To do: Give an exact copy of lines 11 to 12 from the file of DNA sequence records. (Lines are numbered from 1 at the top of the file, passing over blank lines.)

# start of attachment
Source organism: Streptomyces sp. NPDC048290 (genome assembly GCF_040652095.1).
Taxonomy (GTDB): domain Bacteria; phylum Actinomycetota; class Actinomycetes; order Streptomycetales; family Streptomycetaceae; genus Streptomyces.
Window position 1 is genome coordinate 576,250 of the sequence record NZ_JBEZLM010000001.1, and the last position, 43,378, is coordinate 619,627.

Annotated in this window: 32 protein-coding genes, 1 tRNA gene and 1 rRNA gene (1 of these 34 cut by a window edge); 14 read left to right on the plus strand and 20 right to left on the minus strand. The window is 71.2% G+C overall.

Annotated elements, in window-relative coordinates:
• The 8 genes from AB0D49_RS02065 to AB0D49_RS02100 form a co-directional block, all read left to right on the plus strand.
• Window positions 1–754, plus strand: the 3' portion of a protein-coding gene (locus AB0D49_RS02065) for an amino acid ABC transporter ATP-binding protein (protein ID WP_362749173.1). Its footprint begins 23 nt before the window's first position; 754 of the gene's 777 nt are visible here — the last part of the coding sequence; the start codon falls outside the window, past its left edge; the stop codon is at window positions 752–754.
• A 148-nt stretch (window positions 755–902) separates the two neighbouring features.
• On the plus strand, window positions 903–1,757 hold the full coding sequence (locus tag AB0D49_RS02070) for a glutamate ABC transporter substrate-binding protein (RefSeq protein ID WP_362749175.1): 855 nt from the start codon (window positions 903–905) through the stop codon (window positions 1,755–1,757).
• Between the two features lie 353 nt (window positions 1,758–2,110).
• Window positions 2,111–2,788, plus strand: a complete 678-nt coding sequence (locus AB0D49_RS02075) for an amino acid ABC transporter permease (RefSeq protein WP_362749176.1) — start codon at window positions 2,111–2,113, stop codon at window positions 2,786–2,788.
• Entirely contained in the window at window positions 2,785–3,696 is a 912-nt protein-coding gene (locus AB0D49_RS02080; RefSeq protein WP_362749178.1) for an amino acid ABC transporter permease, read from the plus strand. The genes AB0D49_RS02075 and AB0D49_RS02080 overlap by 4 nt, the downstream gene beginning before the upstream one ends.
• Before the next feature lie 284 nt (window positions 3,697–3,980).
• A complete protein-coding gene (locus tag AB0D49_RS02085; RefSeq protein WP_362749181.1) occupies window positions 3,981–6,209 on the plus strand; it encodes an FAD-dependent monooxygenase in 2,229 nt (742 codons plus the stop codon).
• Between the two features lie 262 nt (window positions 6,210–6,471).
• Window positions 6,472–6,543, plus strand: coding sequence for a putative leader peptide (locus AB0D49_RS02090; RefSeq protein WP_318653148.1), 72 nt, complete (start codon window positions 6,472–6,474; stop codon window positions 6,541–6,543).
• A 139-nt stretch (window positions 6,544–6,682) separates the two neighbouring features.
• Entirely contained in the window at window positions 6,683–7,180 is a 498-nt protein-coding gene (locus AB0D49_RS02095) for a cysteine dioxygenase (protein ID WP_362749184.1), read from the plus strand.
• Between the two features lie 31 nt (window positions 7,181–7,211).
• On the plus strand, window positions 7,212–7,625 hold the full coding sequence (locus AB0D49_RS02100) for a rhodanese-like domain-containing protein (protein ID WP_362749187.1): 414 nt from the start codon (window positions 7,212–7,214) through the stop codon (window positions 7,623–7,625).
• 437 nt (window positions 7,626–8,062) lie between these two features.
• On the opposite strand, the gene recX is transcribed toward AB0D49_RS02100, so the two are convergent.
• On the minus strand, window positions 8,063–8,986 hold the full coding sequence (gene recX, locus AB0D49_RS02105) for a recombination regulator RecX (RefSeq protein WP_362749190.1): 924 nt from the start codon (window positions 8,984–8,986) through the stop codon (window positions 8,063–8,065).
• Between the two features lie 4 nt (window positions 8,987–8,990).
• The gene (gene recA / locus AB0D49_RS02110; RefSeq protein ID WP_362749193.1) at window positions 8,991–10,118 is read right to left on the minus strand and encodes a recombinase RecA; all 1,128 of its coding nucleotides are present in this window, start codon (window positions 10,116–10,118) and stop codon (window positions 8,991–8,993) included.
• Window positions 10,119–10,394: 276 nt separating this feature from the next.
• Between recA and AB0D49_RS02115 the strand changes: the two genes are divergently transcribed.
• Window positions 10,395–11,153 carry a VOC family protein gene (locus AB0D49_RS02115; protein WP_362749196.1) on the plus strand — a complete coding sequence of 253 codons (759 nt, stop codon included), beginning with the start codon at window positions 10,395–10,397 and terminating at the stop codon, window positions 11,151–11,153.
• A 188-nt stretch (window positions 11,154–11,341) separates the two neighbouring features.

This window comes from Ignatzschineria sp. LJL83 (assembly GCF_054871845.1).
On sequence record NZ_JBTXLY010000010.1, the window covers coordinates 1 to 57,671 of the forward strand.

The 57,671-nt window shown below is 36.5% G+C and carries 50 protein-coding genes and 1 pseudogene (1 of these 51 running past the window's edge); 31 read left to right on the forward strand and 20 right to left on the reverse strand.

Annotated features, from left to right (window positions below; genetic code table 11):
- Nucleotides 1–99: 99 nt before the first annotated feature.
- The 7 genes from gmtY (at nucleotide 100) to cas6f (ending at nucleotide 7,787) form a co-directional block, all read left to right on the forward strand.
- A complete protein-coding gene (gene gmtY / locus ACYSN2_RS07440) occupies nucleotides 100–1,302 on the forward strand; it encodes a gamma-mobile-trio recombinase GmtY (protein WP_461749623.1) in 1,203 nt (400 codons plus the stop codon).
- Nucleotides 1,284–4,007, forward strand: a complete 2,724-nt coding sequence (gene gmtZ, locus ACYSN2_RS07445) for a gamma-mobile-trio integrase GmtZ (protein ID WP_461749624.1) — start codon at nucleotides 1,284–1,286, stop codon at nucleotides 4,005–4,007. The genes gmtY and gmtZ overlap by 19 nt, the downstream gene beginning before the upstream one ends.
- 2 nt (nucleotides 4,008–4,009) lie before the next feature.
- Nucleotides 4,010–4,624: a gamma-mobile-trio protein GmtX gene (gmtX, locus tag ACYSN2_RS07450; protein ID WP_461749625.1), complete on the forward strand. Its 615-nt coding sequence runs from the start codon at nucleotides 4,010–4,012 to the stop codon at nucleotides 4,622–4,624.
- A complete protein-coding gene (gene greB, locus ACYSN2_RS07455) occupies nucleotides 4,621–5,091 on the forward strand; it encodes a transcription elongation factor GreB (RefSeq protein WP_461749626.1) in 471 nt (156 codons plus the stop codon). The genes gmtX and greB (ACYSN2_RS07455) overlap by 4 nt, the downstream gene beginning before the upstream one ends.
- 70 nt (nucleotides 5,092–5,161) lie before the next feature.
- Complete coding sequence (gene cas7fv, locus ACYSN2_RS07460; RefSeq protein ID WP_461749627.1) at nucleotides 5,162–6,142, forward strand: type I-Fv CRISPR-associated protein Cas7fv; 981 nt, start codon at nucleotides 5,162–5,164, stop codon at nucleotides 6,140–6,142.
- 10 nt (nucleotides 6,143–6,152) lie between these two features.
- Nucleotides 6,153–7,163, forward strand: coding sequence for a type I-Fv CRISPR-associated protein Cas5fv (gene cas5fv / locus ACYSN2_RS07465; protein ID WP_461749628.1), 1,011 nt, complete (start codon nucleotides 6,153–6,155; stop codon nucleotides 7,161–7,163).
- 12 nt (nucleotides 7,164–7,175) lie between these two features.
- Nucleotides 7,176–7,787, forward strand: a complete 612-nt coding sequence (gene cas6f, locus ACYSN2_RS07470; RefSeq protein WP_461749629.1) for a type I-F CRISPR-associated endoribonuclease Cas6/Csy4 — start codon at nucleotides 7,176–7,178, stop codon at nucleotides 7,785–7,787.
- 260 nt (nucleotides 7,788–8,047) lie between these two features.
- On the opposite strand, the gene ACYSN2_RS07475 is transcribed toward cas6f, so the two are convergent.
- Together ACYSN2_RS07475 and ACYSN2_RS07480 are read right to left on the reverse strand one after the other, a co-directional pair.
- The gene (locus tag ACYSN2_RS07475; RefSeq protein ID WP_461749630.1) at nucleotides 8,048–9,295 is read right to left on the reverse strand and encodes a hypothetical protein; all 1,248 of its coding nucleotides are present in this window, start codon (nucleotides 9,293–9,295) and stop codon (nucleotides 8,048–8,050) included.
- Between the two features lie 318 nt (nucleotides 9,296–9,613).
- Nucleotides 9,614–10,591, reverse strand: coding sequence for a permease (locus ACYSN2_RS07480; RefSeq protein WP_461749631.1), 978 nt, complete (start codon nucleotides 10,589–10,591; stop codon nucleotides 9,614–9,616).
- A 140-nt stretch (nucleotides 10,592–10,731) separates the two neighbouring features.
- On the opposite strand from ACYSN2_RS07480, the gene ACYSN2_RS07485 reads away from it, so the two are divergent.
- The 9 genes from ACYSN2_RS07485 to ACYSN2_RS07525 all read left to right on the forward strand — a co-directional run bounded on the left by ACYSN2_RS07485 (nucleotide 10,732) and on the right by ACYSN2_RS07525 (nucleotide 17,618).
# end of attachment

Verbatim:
• Window positions 2,111–2,788, plus strand: a complete 678-nt coding sequence (locus AB0D49_RS02075) for an amino acid ABC transporter permease (RefSeq protein WP_362749176.1) — start codon at window positions 2,111–2,113, stop codon at window positions 2,786–2,788.
• Entirely contained in the window at window positions 2,785–3,696 is a 912-nt protein-coding gene (locus AB0D49_RS02080; RefSeq protein WP_362749178.1) for an amino acid ABC transporter permease, read from the plus strand. The genes AB0D49_RS02075 and AB0D49_RS02080 overlap by 4 nt, the downstream gene beginning before the upstream one ends.